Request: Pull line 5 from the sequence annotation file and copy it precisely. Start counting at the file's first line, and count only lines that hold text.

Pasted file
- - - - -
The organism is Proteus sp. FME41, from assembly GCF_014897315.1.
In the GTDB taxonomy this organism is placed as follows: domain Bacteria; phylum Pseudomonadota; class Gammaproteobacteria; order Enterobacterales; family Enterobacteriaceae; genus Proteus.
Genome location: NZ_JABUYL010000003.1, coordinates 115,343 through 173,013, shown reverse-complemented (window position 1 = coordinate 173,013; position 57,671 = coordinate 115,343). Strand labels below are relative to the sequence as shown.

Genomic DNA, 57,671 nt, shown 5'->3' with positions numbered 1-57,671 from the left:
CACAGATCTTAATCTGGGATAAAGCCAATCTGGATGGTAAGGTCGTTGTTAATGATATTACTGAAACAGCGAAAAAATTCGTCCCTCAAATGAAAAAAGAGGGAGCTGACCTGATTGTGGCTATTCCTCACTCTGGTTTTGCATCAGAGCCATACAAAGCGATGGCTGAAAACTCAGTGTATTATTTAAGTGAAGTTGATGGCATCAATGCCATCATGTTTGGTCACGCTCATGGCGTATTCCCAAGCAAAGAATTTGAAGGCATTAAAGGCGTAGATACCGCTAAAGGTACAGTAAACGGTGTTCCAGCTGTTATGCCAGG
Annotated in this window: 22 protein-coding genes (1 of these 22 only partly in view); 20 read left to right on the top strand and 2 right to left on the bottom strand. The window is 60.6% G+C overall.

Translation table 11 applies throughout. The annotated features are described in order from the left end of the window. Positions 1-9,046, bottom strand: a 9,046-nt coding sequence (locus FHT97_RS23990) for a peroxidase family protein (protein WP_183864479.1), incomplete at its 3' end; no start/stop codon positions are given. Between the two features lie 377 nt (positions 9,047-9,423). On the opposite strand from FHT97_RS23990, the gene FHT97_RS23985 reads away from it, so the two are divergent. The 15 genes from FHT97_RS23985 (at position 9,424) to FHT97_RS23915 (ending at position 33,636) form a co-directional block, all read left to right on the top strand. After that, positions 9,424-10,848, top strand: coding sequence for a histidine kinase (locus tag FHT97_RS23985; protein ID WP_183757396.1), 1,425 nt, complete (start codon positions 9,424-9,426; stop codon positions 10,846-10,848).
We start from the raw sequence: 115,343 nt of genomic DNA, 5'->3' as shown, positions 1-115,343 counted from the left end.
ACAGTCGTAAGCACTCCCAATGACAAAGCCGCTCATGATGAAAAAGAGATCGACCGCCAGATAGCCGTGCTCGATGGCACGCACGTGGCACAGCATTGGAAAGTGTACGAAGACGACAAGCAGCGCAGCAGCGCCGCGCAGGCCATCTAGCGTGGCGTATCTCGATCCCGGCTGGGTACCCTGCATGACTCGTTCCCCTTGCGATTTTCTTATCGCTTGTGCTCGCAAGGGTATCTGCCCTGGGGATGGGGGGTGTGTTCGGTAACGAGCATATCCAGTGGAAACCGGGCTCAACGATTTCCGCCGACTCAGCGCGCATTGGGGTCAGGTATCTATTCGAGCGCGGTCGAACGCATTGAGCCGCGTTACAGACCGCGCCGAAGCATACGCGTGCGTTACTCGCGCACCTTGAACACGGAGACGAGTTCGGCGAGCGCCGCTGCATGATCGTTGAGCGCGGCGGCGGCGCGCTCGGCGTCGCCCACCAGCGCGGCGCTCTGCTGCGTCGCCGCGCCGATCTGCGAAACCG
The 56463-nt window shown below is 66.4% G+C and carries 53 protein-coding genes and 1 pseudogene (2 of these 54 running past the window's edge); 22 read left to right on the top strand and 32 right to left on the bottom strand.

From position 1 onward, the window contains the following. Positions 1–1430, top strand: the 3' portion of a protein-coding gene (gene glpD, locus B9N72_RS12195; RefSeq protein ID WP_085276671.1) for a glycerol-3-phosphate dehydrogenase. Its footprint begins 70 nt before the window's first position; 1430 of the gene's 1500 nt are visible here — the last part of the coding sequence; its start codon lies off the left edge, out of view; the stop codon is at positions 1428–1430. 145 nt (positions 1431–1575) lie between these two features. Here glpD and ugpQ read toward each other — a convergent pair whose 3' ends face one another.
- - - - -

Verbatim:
CACAGATCTTAATCTGGGATAAAGCCAATCTGGATGGTAAGGTCGTTGTTAATGATATTACTGAAACAGCGAAAAAATTCGTCCCTCAAATGAAAAAAGAGGGAGCTGACCTGATTGTGGCTATTCCTCACTCTGGTTTTGCATCAGAGCCATACAAAGCGATGGCTGAAAACTCAGTGTATTATTTAAGTGAAGTTGATGGCATCAATGCCATCATGTTTGGTCACGCTCATGGCGTATTCCCAAGCAAAGAATTTGAAGGCATTAAAGGCGTAGATACCGCTAAAGGTACAGTAAACGGTGTTCCAGCTGTTATGCCAGG